Feeds

Does eating fish improve brain function?

Oh my, Omega-3

Choosing a cloud hosting partner with confidence

Also in this week's column:

Does eating fish improve brain function?

Asked by Tammy Courtland of Boston, Massachusetts

It is no wonder that health authorities usually recommend the eating of two or three servings of fish per week for most people. This is because fatty, cold-water fish contain healthy omega-3 fats (DHA and EPA). Rich sources of these marine omega-3 fats are sardines, salmon, mackerel, and fresh tuna.

There is some evidence to show that poor dietary intakes or low blood levels of these omega-3 fats can result in learning difficulties, behavioral problems, and mental illness. This may indicate a strong relationship between eating fish and brain development.

Sixty per cent of the brain is composed of fat - but not just any fat. DHA and EPA are good fats. DHA (docosahexaenoic acid) is important for normal brain and vision development. The increased intelligence and academic performance of breastfed compared with formula-fed infants has been attributed in part to the increased DHA content of human milk.

Cultures whose diet is high in DHA have a lower incidence of degenerative diseases of the central nervous system, such as multiple sclerosis. Some children with ADHD and poor school performance have been shown to have insufficient DHA in their diet.

EPA (eicosapentaenoic acid) is also important in brain and eye development and function. EPA has been used to treat depression, bipolar disorder, Huntington's chorea, chronic fatigue syndrome (myalgic encephalomyelitis), obsessive compulsive disorder, and schizophrenia.

According to Dr Shawn Somerset of the School of Public Health at Griffith University in Australia: "No study has proved that eating more fish will make you smarter."

So it is not true that the more fish you eat, the smarter you become. If this were so, then Eskimos, who eat perhaps the highest amounts of fish as any people anywhere in the world, would all be geniuses. Yet having survived for so many centuries in such a brutally harsh environment, perhaps they are.

Stephen Juan, Ph.D. is an anthropologist at the University of Sydney. Email your Odd Body questions to s.juan@edfac.usyd.edu.au

Secure remote control for conventional and virtual desktops

More from The Register

next story
GRAV WAVE DRAMA: 'Big Bang echo' may have been grit on the scanner – boffins
Exit Planet Dust on faster-than-light expansion of universe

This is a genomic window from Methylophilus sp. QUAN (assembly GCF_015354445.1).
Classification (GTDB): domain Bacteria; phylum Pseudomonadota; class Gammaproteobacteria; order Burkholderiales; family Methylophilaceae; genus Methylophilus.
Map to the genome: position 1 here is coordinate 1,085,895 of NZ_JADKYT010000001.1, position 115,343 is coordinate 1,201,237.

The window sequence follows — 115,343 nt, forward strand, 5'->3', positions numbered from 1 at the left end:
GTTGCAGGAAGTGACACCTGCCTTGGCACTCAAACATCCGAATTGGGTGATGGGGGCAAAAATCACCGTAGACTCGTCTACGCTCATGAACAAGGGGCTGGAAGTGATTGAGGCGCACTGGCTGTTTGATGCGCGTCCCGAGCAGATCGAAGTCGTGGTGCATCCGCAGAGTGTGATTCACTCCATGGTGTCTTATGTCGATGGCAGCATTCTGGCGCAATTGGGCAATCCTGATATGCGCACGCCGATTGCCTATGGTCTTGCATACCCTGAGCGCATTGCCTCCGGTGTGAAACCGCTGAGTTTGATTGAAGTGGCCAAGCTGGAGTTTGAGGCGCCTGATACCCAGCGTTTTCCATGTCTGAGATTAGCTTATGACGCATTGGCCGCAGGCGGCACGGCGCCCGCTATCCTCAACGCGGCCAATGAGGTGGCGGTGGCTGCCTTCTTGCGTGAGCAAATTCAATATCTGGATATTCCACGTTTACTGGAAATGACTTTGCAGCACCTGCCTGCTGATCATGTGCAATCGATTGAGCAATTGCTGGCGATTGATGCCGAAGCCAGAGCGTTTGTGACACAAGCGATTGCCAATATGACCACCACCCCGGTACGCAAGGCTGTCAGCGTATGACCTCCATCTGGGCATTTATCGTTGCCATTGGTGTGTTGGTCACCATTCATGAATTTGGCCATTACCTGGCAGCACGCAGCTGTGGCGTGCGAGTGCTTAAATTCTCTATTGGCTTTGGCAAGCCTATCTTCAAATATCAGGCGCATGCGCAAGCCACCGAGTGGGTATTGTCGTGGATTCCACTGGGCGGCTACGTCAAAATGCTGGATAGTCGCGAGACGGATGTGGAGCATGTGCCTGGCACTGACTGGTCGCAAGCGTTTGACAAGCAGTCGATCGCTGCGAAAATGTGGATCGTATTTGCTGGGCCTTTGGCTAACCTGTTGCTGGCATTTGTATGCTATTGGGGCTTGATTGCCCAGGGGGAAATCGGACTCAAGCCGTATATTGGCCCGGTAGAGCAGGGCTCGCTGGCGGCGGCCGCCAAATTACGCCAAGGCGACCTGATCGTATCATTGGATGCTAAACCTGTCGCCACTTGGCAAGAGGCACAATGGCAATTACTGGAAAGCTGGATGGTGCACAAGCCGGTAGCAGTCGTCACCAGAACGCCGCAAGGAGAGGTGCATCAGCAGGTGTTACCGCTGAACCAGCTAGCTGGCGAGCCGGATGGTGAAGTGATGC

Mine Bitcoins with PENCIL and PAPER
Forget Sudoku, crunch SHA-256 algos
SpaceX Dragon cargo truck flies 3D printer to ISS: Clawdown in 3, 2...
Craft berths at space station with supplies, experiments, toys
'This BITE MARK is a SMOKING GUN': Boffins probe ancient assault
Tooth embedded in thigh bone may tell who pulled the trigger
DOLPHINS SMELL MAGNETS – did we hear that right, boffins?
Xavier's School for Gifted Magnetotaceans
Big dinosaur wowed females with its ENORMOUS HOOTER
That's right, Doris, I've got biggest snout in the prehistoric world
Japanese volcano eruption reportedly leaves 31 people presumed dead
Hopes fade of finding survivors on Mount Ontake
That glass of water you just drank? It was OLDER than the SUN
One MEELLION years older. Some of it anyway
Canberra drone team dances a samba in Outback Challenge
CSIRO's 'missing bushwalker' found and watered
prev story

Whitepapers

Forging a new future with identity relationship management
Learn about ForgeRock's next generation IRM platform and how it is designed to empower CEOS's and enterprises to engage with consumers.
Storage capacity and performance optimization at Mizuno USA
Mizuno USA turn to Tegile storage technology to solve both their SAN and backup issues.
The next step in data security
With recent increased privacy concerns and computers becoming more powerful, the chance of hackers being able to crack smaller-sized RSA keys increases.
Security for virtualized datacentres
Legacy security solutions are inefficient due to the architectural differences between physical and virtual environments.
A strategic approach to identity relationship management
ForgeRock commissioned Forrester to evaluate companies’ IAM practices and requirements when it comes to customer-facing scenarios versus employee-facing ones.